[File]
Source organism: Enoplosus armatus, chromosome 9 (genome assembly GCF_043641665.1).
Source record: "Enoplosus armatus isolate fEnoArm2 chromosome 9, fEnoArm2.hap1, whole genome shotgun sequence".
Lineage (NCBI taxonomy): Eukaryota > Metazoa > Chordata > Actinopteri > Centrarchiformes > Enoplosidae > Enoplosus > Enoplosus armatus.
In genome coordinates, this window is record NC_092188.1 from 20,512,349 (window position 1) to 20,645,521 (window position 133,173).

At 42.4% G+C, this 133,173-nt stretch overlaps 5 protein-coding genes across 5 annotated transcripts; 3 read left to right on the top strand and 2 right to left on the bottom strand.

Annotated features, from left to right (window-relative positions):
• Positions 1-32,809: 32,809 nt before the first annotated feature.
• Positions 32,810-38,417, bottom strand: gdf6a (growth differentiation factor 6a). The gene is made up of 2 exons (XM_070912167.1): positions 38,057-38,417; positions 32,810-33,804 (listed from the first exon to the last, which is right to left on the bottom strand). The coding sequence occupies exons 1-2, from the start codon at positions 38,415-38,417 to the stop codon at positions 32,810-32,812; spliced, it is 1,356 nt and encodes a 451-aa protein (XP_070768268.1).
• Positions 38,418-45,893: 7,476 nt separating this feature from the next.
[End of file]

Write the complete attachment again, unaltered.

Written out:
Source organism: Enoplosus armatus, chromosome 9 (genome assembly GCF_043641665.1).
Source record: "Enoplosus armatus isolate fEnoArm2 chromosome 9, fEnoArm2.hap1, whole genome shotgun sequence".
Lineage (NCBI taxonomy): Eukaryota > Metazoa > Chordata > Actinopteri > Centrarchiformes > Enoplosidae > Enoplosus > Enoplosus armatus.
In genome coordinates, this window is record NC_092188.1 from 20,512,349 (window position 1) to 20,645,521 (window position 133,173).

At 42.4% G+C, this 133,173-nt stretch overlaps 5 protein-coding genes across 5 annotated transcripts; 3 read left to right on the top strand and 2 right to left on the bottom strand.

Annotated features, from left to right (window-relative positions):
• Positions 1-32,809: 32,809 nt before the first annotated feature.
• Positions 32,810-38,417, bottom strand: gdf6a (growth differentiation factor 6a). The gene is made up of 2 exons (XM_070912167.1): positions 38,057-38,417; positions 32,810-33,804 (listed from the first exon to the last, which is right to left on the bottom strand). The coding sequence occupies exons 1-2, from the start codon at positions 38,415-38,417 to the stop codon at positions 32,810-32,812; spliced, it is 1,356 nt and encodes a 451-aa protein (XP_070768268.1).
• Positions 38,418-45,893: 7,476 nt separating this feature from the next.